How to Preserve Herbs for Later Use
Harvesting herbs is the next step in your herb garden journey. Having a herb garden at home is pretty much like having your own health food grocery store. Herbs are extremely useful, and each has their own uses. But to harvest them isn’t as simple as plucking the leaves out whenever you feel like it. You can do it of course, but only if you intend to use your plants just once. There are three ways people use employ when preserving herbs for later use; drying, freezing and preserving them in salt or vinegar (much like pickling).
The herbals mostly have their fragrance scent and flavor from the oils that evaporate in the air, even when the herbs leaves are crushed to pieces. Some ideal way, is that you should use fresh herbs for cooking, but èpossible conservatore something of quality to use later.
There are several methods to preserve herbs, they are: Freezing FYI, freezing is one of the best option of preservation for leaf based herbs like fresh mint, rosemary, cilantro, tarragon, parsley, and basil. And considered as one of the easiest methods to preserve herbs.
- First method: Rinse the herbs quickly in cold water, shake off the excess, then chop coarsely. You could pack them into a small container like an ice cube tray, and have it with topping off with some broth or water.
- Second method: mix the herbs into some paste and add a little oil or some water before having it freeze. Store frozen herbs in an closed container and put in the refrigerator for as long as 3 months of preservation.
- Third method: Another method for freezing is to spread the herbs, not to close each other onto a cookie sheet to freeze it, then move the herbs into a large container or plastic bag and seal it. When they thawed, herbs will not be suitable for garnish, but can be used in cooking. Do not re-freeze herbs after thawing.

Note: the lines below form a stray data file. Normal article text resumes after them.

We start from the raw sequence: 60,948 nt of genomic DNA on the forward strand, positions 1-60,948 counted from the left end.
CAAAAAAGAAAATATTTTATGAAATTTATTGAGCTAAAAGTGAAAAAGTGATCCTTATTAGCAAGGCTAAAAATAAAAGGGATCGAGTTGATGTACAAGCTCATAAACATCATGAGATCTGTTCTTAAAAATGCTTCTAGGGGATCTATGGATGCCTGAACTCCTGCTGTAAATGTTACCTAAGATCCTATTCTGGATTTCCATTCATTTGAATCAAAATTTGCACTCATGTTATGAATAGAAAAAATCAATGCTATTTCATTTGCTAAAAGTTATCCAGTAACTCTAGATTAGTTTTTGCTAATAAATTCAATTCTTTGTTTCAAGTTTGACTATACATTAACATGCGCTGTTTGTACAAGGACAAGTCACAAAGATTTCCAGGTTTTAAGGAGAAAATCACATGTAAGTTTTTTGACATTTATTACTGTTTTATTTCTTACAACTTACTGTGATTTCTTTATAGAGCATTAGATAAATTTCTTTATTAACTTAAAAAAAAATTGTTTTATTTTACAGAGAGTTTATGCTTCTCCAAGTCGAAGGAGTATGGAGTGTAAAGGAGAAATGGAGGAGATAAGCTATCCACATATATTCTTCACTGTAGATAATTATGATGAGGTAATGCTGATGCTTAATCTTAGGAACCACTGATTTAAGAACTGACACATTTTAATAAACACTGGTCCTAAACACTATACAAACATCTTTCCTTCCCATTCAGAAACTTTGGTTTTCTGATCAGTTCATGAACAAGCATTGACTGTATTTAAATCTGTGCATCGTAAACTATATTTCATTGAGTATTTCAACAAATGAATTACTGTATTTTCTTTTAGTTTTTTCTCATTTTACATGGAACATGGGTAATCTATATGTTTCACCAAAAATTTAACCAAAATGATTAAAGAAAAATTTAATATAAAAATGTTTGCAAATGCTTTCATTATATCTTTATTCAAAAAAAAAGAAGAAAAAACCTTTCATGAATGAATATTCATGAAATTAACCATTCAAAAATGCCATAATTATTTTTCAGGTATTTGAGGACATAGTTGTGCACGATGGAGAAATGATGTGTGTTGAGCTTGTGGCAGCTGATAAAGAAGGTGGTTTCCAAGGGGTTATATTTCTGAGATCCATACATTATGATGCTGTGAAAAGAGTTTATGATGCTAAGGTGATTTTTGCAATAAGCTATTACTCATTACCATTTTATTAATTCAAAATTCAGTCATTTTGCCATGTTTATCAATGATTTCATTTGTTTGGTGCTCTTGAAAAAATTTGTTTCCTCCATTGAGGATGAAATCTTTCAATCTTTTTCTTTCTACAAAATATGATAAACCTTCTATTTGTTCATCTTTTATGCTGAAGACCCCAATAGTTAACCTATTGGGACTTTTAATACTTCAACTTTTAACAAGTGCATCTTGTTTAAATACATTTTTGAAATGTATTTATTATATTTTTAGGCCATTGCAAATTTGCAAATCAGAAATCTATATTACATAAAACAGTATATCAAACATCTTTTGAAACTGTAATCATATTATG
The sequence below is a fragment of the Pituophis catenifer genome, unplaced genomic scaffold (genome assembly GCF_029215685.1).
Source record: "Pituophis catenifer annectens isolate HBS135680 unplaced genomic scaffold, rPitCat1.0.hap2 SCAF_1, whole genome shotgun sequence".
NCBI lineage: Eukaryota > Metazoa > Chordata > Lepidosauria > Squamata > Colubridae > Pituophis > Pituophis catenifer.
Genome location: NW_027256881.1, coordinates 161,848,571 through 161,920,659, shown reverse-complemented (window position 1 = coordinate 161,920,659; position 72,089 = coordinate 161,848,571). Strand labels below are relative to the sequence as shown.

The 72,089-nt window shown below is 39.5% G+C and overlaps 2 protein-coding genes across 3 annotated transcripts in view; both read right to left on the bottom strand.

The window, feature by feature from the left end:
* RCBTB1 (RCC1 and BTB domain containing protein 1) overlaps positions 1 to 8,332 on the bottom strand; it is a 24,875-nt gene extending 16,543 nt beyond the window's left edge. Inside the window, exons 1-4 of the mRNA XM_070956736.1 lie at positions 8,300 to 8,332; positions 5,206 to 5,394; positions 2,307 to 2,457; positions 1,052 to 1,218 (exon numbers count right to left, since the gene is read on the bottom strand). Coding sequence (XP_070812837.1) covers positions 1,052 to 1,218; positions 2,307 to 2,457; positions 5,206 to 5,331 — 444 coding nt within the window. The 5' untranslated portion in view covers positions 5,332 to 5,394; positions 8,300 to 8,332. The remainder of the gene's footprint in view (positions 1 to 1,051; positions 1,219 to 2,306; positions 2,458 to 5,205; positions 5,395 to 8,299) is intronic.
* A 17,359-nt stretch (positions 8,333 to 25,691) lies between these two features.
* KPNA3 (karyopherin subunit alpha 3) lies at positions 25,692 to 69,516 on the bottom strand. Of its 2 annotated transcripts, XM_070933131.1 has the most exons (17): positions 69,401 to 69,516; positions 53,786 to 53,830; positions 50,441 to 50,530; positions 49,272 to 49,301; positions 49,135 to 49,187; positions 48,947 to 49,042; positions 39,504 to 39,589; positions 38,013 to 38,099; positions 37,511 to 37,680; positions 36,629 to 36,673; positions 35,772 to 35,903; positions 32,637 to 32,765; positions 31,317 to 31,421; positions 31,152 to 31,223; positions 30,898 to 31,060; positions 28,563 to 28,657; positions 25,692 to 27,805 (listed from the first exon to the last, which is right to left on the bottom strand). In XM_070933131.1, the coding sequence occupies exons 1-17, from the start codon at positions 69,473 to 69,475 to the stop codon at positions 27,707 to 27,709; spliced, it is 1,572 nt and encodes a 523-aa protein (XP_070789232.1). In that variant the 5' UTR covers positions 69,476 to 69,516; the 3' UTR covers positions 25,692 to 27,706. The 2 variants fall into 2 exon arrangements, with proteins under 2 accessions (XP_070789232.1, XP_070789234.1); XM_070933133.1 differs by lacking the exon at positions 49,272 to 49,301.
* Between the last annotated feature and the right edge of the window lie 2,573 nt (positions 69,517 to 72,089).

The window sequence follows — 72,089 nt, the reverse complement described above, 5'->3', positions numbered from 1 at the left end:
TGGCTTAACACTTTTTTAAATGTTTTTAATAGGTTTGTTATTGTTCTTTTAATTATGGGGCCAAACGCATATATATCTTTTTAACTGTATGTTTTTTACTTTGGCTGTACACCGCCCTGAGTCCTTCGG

Drying If you ask me, whats my favorite way on flavor retention, drying herbs is the way to go and considered as the most traditional method of herb preservation.
- Clean the herbs and do not use water. Keep it dry.
- Rinse dust and dirt from the herbs, shake off any excess water. After that, spread the herbs out to a dry surface on paper towels or something alike, until the herbs moisture has evaporated.
- Remove any damaged foliage. After that, tie the stems into small, loose bundles. Don’t forget to allow some good air circulation around each herbs bunch with twine or string. Hang the grouped herbs upside down in a dry, airy and warm place out of the sunlight.
An alternative to hanging herbs to dry in clusters is to spread herbs on window screens or windowsill herb garden. Suspend the screens on the trestles or the back of the chairs. Turn the leaves often to ensure uniform drying. Also, try to ventilate the dried herbs with seeds, bind the herbs in small bundles and place them inside a paper bag with perforated holes on the sides. Suspend the bag in a dark area with good air circulation. Collect the seeds when they are dry and store them in containers that are rigid and resistant to light.
Microwave drying is a quick and simple method for drying small amounts of herbs. Put a single layer of clean, dry herbal leaves between dry paper and have them in the microwave oven for 1 to 3 minutes at quite high power. The drying will vary depends on the moisture of the herbs and the power set on the microwave oven. Leave the leaves to cool. If they are not brittle, heat for 31 seconds and try again. Repeat if necessary.
Thick leaf herbs may need to dry in air for several days before heating them in the microwave. Conventional ovens, not just micros can also be used to dry herbs. Spread the herbs on the baking sheets and dry them at the lowest possible temperature. Homemade food dehydrators also do a quite excellent job of drying herbals brew. Follow the instructions provided with the dehydrator. When the leaves are dry, separate them from their stems and pack the leaves in rigid containers with tight lids.
To preserve the full flavor of the herbs, avoid crushing the herbs leaves until you are ready to use them. Store the preserved herbs in a cool and dry place that’s away from sunlight. How long do frozen herbs last, if stored properly?
What is mentioned above is generally true for all, but to be sure, know what kind of herb you wish to harvest and prepare and learn all you can about it. Caring for a home herb garden is both beneficial & rewarding and reaping what you sow is good, but learn how to reap them properly lest you lose them.